There are various reasons you may want, or need, your breastmilk production to “dry up” or stop. Those reasons range from a lack of desire, mental health, child loss, a profession, or you’ve simply reached the end of your breastfeeding journey. Regardless of your reason, I’m here to support you.
There are two primary scenarios to consider when stopping milk production: how long have you been breastfeeding? And, how long are you able to take to slow the production?
Stopping an established supply will take a bit more time. When able to, do not stop abruptly. It’s best if you can allow yourself time to slow down production.
Tips for All Scenarios
Cabbage helps! It’s true. The individual cabbage leaves act as an anti-inflammatory. Cabbage leaves reduce engorgement. The cabbage will be most effective if kept in the fridge. Take two cabbage leaves and place one on each breast for about 20-30 minutes.
Advil and Motrin are your friends. Using these painkillers will help with pain but will also reduce inflammation.
Apply an ice pack to your breasts for ten minutes at a time.
Consume herbal tea to help stop milk. Peppermint and sage are the two best teas to do the trick. Be aware that it does take a large amount though, so if tea isn’t your thing, don’t force it.
Applying Sage and Peppermint essential oils to the breast is helpful. Be sure to use high-quality oil and dilute it with carrier oil before application.
Take antihistamines (under your doctor’s care). Antihistamines often have a side effect of decreased milk supply.
Reduce breast and nipple stimulation.
Finally, if you become engorged, remove only the minimum amount of milk from your breasts with a pump to provide relief.
How to Stop Breastmilk Production
Just gave birth. If you’ve just given birth and don’t plan to breastfeed at all, don’t let that baby latch, and do not pump. Breastfeeding supply is demand driven. If you never present the demand to your body, you’ll be able to stop milk production a lot faster. Now, just because you never breastfeed doesn’t mean that your milk won’t come in. Follow the above tips to help reduce discomfort.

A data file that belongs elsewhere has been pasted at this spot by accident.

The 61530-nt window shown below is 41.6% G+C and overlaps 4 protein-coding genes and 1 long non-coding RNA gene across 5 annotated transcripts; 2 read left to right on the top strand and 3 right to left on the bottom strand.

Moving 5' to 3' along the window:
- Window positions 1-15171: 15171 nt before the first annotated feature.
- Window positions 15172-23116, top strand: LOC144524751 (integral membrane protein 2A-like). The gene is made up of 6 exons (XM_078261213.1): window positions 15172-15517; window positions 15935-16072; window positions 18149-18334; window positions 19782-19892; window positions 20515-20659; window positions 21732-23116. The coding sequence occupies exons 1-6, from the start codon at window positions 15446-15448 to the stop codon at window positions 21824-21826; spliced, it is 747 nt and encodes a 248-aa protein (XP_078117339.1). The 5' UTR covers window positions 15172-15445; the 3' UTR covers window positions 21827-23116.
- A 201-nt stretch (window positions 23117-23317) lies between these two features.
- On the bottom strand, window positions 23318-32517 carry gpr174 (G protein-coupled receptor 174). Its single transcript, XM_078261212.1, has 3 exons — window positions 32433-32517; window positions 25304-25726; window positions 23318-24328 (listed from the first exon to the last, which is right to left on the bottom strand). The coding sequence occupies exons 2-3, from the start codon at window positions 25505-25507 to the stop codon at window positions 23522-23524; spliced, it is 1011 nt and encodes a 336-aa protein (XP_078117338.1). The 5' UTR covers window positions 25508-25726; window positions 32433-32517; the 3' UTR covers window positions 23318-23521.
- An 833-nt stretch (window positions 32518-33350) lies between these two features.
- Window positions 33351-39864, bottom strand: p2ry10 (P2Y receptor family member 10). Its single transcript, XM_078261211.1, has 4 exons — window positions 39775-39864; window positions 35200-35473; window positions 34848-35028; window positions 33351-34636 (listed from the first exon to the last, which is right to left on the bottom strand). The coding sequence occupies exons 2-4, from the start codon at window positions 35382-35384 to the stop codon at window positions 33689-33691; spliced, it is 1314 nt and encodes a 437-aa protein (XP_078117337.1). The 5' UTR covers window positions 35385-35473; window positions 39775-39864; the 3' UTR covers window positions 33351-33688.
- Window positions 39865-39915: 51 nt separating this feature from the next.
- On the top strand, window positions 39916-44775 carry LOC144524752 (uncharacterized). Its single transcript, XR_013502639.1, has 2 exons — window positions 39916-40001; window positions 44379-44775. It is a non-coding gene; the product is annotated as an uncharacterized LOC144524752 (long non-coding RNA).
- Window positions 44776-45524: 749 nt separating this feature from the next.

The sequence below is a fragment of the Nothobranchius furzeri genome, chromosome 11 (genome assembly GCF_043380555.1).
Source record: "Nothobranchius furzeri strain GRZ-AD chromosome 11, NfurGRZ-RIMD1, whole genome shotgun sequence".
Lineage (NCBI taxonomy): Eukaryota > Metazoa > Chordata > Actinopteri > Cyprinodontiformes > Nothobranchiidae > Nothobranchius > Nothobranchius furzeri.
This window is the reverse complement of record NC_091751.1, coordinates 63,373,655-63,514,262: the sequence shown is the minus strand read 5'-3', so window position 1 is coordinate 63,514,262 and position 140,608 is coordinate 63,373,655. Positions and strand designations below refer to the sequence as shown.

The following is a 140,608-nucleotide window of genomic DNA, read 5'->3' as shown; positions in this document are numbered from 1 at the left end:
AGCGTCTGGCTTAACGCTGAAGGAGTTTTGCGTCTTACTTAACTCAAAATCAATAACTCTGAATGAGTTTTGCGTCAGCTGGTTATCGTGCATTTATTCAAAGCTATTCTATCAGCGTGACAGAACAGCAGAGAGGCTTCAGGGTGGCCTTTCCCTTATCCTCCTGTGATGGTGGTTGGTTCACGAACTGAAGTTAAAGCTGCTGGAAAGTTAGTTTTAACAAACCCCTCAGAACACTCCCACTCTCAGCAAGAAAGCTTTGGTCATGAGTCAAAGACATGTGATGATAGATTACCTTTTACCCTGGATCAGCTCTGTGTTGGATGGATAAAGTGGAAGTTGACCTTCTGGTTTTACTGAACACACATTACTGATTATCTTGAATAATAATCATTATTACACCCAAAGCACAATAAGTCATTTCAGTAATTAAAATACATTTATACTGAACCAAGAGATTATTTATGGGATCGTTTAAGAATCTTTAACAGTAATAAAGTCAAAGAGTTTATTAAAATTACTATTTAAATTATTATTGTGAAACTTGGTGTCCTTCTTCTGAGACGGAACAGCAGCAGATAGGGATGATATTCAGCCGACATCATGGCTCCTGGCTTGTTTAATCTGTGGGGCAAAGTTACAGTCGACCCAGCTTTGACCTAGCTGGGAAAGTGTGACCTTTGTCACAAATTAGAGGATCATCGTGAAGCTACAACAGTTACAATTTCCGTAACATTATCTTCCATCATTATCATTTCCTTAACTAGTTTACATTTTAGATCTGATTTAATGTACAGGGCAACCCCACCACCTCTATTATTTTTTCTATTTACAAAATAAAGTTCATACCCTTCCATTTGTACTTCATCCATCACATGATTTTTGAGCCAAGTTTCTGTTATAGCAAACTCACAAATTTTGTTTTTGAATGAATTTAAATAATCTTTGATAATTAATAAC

Tapering off. This is the most mama-friendly method. You can taper off by going longer between feedings. For instance, instead of emptying your breasts every four hours, empty them every five hours, then six, etc. This doesn’t mean you don’t feed your baby. Offer your baby a bottle of formula or previously frozen breastmilk for the feedings that your body needs to be skipping. Once your body has adjusted to fewer feedings, start decreasing feeding or pumping lengths (don’t fully empty the breast). Apply the same tips above as you do this.
Immediately stopping after previously feeding. This might be rough, but you can do it. You’ll want to be fully ready with as many comforting techniques as possible. Have cold cabbage ready, take Motrin or Advil, remove a minimal amount of milk to avoid engorgement, and take it easy. Be on the lookout for mastitis. It can come on very quickly. If you start developing lumps (a sign of blockage), use a warm compress to help release the blockage. If a fever develops, seek medical attention.
How long will it take to stop?
On average, if a woman stops cold turkey, it takes about 7-10 days. If you slow down through weaning, your body will stop production within a week after your final feeding. Everybody is different, but the supply will stop. If it does not, there may be additional hormonal issues that you should bring to your doctor’s attention.
You’ve got this, mama. As always, we’re here to help. We can help create a personalized weaning plan for you.